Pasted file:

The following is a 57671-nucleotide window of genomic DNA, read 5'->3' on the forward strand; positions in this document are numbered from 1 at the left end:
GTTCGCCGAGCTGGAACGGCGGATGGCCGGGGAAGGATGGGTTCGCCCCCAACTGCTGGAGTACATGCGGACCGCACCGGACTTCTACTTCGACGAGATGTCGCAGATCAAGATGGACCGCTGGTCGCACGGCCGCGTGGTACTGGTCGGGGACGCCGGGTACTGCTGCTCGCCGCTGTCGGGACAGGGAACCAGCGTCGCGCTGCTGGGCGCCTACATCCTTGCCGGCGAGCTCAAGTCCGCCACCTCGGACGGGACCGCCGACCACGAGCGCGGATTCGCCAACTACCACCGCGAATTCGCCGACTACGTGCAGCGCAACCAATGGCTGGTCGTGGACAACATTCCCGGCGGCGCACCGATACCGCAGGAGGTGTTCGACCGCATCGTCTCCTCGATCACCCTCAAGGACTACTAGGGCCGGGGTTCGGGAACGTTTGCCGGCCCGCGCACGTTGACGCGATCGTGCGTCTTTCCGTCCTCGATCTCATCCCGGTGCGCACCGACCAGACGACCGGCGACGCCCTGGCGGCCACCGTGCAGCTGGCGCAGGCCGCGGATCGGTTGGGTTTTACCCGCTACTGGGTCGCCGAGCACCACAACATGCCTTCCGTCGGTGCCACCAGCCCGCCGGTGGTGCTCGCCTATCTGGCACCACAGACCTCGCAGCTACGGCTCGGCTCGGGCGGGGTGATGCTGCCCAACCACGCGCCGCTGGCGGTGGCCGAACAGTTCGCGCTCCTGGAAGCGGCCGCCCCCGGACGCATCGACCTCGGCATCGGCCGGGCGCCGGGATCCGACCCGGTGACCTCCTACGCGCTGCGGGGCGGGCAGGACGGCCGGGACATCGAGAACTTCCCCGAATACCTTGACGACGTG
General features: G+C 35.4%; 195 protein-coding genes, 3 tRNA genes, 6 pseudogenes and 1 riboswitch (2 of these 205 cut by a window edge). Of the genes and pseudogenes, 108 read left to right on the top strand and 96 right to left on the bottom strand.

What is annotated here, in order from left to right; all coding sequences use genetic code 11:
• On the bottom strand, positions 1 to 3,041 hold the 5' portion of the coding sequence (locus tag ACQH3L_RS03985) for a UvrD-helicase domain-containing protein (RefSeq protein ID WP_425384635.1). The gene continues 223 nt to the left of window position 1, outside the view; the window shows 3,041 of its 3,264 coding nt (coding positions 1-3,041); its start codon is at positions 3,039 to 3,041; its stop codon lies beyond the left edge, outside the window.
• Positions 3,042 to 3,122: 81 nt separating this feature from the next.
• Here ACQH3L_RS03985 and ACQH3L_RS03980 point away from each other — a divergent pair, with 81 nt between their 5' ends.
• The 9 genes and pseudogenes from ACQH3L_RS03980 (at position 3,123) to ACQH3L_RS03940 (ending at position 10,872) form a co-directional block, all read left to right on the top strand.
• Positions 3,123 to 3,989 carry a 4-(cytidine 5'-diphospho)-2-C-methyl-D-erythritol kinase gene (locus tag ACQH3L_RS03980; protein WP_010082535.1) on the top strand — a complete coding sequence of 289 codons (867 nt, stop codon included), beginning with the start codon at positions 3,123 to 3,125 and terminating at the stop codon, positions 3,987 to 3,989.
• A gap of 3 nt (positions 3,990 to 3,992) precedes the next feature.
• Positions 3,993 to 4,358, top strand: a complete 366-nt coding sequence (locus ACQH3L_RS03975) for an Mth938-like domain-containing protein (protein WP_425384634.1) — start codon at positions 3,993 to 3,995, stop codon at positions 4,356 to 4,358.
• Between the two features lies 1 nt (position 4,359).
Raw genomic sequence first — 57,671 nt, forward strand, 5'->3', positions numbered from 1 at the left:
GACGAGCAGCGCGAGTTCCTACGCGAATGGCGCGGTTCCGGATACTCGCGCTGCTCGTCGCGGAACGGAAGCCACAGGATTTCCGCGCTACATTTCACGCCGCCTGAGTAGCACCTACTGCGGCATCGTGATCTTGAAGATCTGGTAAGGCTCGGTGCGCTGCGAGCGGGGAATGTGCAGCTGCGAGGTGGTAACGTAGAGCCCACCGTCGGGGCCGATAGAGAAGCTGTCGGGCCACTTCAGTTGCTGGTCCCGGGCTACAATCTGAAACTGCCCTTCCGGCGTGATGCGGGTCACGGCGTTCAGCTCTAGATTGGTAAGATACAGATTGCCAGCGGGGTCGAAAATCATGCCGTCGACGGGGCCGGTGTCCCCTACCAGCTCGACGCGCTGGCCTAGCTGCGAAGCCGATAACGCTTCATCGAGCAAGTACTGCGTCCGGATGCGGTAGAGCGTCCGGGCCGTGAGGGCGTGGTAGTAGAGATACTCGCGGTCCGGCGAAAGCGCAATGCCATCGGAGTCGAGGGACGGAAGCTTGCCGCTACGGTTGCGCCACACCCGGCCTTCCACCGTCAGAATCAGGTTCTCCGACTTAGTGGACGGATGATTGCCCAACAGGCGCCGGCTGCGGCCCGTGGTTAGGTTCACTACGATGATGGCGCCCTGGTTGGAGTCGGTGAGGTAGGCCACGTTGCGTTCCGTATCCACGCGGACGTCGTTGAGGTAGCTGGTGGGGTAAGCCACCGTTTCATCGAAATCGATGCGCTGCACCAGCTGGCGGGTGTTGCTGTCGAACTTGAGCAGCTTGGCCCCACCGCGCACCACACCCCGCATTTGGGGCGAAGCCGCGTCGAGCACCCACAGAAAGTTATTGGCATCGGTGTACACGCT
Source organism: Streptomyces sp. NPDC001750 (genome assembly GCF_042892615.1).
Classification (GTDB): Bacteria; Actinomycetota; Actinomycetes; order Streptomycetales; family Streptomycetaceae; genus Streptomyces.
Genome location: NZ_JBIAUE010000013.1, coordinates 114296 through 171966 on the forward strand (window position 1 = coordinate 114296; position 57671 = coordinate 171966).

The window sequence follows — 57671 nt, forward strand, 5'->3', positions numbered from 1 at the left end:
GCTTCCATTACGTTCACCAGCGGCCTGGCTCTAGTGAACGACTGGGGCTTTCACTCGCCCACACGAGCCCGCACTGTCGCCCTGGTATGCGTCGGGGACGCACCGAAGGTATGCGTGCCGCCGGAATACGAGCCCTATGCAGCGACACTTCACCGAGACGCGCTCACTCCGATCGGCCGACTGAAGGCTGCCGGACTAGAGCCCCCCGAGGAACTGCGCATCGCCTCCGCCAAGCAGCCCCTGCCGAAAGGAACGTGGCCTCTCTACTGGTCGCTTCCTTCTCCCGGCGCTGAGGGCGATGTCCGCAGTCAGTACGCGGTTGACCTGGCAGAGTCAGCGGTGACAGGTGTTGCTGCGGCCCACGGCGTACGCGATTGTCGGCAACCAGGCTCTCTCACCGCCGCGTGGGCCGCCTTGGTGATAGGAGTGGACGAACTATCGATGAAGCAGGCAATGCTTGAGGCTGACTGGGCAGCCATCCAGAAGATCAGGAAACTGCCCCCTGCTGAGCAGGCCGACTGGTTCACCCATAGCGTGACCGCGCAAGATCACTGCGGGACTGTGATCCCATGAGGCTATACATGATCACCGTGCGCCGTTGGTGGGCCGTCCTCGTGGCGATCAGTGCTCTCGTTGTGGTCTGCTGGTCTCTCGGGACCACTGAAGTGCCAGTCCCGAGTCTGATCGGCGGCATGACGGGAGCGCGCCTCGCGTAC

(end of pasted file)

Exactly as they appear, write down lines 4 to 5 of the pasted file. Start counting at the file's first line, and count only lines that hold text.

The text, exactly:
What is annotated here, in order from left to right; all coding sequences use genetic code 11:
• On the bottom strand, positions 1 to 3,041 hold the 5' portion of the coding sequence (locus tag ACQH3L_RS03985) for a UvrD-helicase domain-containing protein (RefSeq protein ID WP_425384635.1). The gene continues 223 nt to the left of window position 1, outside the view; the window shows 3,041 of its 3,264 coding nt (coding positions 1-3,041); its start codon is at positions 3,039 to 3,041; its stop codon lies beyond the left edge, outside the window.